Yaniv Scherson (Postdoc, CEE) and Prof. Craig Criddle (CEE)
Nitrogen pollution from wastewater and agricultural runoff is a major environmental threat causing dead zones in oceans and other bodies of water. State and federal agencies are enacting stricter rules on nitrogen emissions, but conventional removal is energy intensive and expensive. Yaniv Scherson developed a low-cost process that converts nitrogen waste from wastewater into nitrous oxide gas, which the sewage plant can then use to boost power output from its generators.
With the support of TomKat's Innovation Transfer Program, Scherson went from a one-liter-a-day system in his Stanford laboratory to a pilot system processing 1,000 liters daily at the Delta Diablo water treatment facility. The pilot system also turned out to have the added benefit of removing phosphorous from wastewater as well. The project proved that the concept can work at large scale for a fraction of the capital cost and a considerably smaller operating cost. The results are featured in a Bay Area report sponsored by the U.S. EPA as a nitrogen solution for utilities, and Delta Diablo plans to operate the pilot independently.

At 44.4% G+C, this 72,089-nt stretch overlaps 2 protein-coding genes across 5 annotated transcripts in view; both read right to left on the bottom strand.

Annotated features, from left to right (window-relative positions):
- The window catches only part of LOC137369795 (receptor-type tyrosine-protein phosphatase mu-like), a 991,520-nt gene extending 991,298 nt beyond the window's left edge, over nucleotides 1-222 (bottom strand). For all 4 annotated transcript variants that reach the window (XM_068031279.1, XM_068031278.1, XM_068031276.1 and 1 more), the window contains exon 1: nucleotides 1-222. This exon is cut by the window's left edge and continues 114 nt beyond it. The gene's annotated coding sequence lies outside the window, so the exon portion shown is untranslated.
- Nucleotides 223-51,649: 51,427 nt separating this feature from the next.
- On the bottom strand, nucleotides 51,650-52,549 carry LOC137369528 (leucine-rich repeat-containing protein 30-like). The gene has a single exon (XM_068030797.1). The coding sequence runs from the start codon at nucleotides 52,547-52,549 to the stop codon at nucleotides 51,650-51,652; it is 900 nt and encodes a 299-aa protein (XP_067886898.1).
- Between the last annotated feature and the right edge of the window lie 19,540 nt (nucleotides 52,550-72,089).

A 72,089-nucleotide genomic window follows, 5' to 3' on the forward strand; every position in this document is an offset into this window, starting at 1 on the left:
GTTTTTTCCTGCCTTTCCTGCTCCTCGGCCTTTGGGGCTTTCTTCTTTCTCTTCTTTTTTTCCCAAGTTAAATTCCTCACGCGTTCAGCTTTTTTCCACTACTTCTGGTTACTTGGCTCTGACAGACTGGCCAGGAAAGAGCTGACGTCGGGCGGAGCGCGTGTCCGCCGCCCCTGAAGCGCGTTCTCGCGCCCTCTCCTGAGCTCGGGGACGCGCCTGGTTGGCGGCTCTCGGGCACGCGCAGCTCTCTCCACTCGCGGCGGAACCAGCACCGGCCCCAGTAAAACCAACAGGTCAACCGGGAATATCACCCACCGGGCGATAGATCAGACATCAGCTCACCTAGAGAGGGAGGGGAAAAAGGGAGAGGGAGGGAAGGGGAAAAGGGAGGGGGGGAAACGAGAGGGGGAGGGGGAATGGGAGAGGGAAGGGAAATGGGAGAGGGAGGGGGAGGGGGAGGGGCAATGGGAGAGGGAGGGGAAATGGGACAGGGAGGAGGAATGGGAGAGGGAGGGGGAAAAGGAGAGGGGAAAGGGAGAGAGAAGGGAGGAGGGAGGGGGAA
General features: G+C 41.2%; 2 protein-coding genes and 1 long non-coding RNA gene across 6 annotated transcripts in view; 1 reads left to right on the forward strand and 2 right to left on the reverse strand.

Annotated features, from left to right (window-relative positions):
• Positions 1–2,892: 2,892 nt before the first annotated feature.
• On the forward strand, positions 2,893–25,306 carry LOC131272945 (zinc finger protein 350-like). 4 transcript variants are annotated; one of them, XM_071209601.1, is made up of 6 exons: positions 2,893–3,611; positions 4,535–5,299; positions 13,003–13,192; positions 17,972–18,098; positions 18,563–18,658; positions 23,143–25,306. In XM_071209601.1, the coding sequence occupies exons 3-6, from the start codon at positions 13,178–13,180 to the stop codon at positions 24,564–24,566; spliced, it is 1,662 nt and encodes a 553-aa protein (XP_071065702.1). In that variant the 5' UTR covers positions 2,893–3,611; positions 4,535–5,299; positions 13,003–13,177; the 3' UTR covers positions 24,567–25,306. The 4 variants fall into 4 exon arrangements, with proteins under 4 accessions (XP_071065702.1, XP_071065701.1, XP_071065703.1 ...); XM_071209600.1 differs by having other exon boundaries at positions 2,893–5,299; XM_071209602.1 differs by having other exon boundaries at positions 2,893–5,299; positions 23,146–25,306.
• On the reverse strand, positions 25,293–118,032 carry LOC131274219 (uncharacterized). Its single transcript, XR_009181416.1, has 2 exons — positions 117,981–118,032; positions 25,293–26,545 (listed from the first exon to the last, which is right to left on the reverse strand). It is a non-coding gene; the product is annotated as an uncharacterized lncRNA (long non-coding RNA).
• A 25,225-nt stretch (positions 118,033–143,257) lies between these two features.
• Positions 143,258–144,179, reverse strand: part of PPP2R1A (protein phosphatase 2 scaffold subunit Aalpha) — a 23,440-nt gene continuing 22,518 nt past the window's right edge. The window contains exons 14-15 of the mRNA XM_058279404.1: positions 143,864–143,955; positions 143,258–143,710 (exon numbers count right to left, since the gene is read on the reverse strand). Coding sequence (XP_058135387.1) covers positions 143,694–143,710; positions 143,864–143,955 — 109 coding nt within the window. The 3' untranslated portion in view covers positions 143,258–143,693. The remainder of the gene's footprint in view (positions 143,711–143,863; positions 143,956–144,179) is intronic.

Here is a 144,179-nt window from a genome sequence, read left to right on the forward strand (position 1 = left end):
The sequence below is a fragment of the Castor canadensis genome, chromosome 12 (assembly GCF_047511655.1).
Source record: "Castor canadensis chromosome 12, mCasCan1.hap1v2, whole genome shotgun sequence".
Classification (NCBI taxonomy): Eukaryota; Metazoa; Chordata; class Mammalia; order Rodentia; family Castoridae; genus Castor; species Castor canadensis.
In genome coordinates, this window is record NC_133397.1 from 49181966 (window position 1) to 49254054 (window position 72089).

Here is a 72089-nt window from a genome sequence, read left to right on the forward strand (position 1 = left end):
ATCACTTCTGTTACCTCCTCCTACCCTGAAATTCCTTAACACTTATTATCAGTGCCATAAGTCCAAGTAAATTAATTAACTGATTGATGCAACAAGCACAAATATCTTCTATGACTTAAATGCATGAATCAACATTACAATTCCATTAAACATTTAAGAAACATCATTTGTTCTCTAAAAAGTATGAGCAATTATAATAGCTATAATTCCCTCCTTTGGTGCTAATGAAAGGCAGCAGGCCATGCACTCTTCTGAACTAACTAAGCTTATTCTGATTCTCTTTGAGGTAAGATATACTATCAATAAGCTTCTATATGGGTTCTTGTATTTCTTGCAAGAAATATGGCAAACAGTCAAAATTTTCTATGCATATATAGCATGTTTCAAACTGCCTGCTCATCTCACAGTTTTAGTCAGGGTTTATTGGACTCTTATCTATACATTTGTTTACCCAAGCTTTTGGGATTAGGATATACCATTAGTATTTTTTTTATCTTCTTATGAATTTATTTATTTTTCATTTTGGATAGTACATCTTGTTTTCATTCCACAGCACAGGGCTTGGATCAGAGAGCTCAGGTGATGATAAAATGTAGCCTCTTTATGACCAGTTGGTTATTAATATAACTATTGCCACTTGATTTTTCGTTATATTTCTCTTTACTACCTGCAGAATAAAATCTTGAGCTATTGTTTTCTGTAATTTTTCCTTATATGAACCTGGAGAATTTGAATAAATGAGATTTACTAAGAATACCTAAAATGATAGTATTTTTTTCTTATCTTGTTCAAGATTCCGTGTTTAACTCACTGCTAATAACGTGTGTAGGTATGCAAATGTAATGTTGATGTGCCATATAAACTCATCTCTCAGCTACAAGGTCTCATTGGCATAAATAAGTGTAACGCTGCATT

Recovering energy from nitrogen in wastewater October 2013